To me, data security and integrity is one of the often ‘hidden’ benefits. If the process goes well, then these two issues do not present themselves. However, any data breach or inaccuracy affects the credibility of all involved as well as the employer brand. It is hard to quantify in monetary terms what this means, however, we have heard of many stories where this has provided the catalyst to a purchase of a robust solution to manage the process. The financial analytics and reporting is a key output derived by organizations through these tools. Budget modelling, matrix simulations and the whole diagnostic and descriptive analytics and reporting around it can take compensation reviews and decisions to new sophisticated levels. From a strategy perspective, compensation reports are now focused on what to present to the board – the emerging trends, analysis and gaps and not just static data.

Managers’ time saved, reduction in timeframe to complete the compensation review, budget spend alignment with better transparency gained via automation are other common measures for organizations to see whether investing in technology has brought about the right results.

Q. Organizations are seeing a shift towards clearer rewards philosophies, sharper pay differentiation, and greater decentralization of pay decisioning and communication. Do you see these trends impacting the need for best-in-breed compensation management tools?

A. The key thing with making compensation decisions is providing real-time facts to the decision-maker to avoid the need to revisit or further negotiate outcomes. These include dynamic answers to questions such as ‘what is my budget?’, ‘how am I performing against that?’, ‘what are the key policy statements I need to be concerned about?’, among others. A traditional process would involve communication prior to a compensation review event that educates managers about current market trends, budget this year, focus areas, etc. and they are often expected to filter this as they make each decision. A best-of-breed solution often has its origins from the heart of the true business problem – recognizing the real-life experience and problem that needs to be solved and providing guidance at each phase of the decision-making process to ensure everything is staying on task and the expected outcome is delivered accurately and on-time. The beauty of best-of-breed is the depth of expertise and knowledge that comes with the tool, ease of configurability and flexibility. Organizations today face growth, mergers, acquisitions and restructures which need to be taken into consideration when it comes to pay. A best-of-breed provider is able to adapt to these in an agile manner. They do not need to develop a code from scratch if life changes, they can simply make changes at a click of a button and that is the efficiency that is required at the time of salary review which is usually a time bound process. Failure to comply quickly with organizational changes is not taken lightly – human beings are very attached to their pay outcomes and rightly so.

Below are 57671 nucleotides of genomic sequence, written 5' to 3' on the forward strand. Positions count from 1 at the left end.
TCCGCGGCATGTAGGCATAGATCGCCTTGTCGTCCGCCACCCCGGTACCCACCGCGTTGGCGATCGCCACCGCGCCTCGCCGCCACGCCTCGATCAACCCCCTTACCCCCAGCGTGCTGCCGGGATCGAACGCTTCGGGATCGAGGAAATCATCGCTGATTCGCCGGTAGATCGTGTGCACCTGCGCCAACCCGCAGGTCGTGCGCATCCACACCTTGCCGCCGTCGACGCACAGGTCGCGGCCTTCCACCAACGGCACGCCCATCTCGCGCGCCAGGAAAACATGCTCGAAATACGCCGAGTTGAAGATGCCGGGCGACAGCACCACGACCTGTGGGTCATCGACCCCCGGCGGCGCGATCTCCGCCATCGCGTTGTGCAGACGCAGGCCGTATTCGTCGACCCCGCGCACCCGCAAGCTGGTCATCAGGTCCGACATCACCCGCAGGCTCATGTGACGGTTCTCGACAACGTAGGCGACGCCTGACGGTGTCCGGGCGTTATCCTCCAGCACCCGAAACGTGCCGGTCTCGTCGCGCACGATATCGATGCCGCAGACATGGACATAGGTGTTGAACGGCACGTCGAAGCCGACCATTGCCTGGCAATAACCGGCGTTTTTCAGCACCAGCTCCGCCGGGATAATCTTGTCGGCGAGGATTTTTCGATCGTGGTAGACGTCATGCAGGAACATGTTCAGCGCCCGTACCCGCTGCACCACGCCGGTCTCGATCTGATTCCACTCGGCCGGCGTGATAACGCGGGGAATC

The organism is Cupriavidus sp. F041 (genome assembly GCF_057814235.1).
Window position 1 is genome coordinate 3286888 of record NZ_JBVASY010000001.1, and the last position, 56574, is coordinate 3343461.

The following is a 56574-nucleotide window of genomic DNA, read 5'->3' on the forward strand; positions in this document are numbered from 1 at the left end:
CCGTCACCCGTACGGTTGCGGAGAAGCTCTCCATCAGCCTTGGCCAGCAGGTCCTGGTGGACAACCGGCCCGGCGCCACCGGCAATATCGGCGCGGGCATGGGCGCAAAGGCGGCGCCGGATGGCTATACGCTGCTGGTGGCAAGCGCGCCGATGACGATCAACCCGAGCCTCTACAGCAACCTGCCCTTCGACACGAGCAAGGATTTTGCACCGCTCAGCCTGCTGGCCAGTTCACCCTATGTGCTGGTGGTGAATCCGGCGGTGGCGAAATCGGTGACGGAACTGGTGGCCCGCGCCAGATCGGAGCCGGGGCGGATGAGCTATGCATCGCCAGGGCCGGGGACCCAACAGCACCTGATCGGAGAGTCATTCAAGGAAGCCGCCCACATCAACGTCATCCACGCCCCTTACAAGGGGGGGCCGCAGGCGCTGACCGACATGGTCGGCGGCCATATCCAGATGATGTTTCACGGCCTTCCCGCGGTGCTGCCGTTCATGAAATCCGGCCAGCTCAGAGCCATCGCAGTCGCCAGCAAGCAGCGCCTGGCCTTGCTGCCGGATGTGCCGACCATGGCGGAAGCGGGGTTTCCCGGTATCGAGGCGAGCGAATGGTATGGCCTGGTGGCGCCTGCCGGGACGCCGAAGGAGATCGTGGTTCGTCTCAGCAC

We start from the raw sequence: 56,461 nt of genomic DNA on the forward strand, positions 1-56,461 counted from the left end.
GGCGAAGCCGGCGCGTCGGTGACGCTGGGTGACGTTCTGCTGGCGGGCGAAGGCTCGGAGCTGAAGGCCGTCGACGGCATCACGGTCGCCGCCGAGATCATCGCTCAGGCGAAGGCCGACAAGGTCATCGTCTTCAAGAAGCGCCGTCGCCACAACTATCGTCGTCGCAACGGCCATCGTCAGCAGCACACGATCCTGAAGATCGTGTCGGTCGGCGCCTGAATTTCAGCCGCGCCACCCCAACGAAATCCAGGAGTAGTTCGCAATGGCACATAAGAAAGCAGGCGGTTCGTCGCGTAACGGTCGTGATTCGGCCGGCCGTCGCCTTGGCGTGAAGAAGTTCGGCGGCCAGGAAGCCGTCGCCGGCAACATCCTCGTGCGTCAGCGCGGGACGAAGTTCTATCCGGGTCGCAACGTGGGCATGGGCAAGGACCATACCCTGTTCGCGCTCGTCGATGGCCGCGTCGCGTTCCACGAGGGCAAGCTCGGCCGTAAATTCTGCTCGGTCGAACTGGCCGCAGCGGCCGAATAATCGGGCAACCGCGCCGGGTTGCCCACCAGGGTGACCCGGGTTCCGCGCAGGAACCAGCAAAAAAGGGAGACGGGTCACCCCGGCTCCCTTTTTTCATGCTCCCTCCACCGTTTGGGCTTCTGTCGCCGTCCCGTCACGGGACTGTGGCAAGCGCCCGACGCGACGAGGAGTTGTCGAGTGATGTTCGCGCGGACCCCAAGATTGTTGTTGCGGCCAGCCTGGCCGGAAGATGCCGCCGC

A best-of-breed solution often has its origins from the heart of the true business problem – recognizing the real-life experience and problem that needs to be solved and providing guidance at each phase of the decision-making process to ensure everything is staying on task and the expected outcome is delivered accurately and on-time.

Q. How do you see Pivot’s online compensation management tool benefiting organizations in India, majority of whom use Excel sheets for budgeting and salary increases and administration?

A. India as a nation has a large workforce and managing processes for those many people on Excel is often problematic. Audit and governance implications are important to consider. Excel, in essence, remains a manual tool and is personal to the creator. The data also has to ‘arrive’ from somewhere and ‘go somewhere’. Aggregation and disaggregation of data is inevitable for a salary review process and although a high level of care does occur, human intervention creates the opportunity for error. Analysis of compensation review outcomes can only occur at the point of aggregation, which is often after the decisions have been made. So, the rewards manager is left with two choices – narrow down the degree to which a people manager can make discretionary decisions to ensure organizational policy is delivered, or analyze it after the event and identify areas for improvement for the next year. With an online tool, more real-time analysis can occur and decisions redirected during the process to arrive at the desired outcome. Often the decision-making can be further devolved from senior managers because the system can manage the key aspects such as organizational policy and budget.

India comes with a workforce that is technology savvy and embraces innovation. This cultural shift needs to occur in the HR world simultaneously to keep up with the ethos of where the country wishes to head towards with regards to technology and digitization.

Q. How do you see the space evolving in the next five years?

A. In the next five years, I believe we will see an ecosystem of tools for each HR process where organizations can choose freely the best-of-breed tools that suit their organization’s requirements and culture. Data will move seamlessly between the tools even though the providers may be different. No longer will it be seen as necessary to choose one provider or associated providers for all HR needs due to data integration challenges. In addition to this, I see a rise in expectations from the tools to be able to combine both internal and external data to provide higher degree analytics for business aligned compensation discussions and decisions.

Pivot Software has partnered with Aon Hewitt to provide its solutions to Indian companies wanting to simplify the management of their remuneration review process. The interview was originally published in the latest issue of the magazine. It is also published here.

What all the cool HR kids are doing in 2017

March, 2017